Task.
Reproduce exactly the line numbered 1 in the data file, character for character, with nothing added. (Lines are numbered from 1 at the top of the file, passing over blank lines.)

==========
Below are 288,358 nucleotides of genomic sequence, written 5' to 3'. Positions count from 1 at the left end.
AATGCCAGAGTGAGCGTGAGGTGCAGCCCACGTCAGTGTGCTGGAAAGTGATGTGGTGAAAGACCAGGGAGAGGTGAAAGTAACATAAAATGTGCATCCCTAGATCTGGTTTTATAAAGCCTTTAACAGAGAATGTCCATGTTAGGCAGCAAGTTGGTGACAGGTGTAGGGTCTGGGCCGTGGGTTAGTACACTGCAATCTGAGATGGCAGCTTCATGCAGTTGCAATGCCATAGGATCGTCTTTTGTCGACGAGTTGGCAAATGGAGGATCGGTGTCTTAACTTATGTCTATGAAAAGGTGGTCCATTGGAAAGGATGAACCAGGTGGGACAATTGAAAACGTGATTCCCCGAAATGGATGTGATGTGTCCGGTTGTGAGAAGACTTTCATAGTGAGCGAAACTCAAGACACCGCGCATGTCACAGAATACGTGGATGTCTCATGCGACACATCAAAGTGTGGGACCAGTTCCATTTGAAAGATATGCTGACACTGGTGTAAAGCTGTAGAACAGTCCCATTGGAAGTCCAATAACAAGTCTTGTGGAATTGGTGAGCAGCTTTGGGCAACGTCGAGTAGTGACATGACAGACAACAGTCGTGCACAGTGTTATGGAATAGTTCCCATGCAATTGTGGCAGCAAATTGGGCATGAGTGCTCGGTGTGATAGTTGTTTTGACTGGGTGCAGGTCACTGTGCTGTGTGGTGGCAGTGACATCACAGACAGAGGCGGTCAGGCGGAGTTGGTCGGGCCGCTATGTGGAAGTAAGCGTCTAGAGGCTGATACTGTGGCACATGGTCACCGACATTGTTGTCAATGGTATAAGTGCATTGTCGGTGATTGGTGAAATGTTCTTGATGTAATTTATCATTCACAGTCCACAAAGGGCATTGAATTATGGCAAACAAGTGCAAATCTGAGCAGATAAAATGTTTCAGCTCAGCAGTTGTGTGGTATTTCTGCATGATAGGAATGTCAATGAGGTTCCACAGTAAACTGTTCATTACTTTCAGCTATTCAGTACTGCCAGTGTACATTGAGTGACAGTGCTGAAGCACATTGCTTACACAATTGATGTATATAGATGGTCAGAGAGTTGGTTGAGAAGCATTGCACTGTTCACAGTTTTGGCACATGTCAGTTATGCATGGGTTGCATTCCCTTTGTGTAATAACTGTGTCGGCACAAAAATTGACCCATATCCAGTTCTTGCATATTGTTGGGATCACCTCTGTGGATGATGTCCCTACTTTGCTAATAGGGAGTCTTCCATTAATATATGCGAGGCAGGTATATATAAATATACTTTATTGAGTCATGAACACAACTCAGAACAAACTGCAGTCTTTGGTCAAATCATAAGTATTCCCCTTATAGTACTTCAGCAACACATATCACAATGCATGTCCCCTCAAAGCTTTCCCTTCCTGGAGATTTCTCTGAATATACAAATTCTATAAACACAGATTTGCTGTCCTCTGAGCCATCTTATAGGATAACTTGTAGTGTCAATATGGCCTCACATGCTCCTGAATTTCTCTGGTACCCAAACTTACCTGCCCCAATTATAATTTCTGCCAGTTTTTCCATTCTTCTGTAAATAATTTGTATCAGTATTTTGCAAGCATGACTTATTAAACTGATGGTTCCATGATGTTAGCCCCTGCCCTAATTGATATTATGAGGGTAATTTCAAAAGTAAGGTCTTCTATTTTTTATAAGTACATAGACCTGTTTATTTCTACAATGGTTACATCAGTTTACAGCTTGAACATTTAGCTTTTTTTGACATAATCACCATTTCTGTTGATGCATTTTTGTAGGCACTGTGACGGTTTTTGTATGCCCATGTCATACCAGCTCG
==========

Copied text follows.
Below are 288,358 nucleotides of genomic sequence, written 5' to 3'. Positions count from 1 at the left end.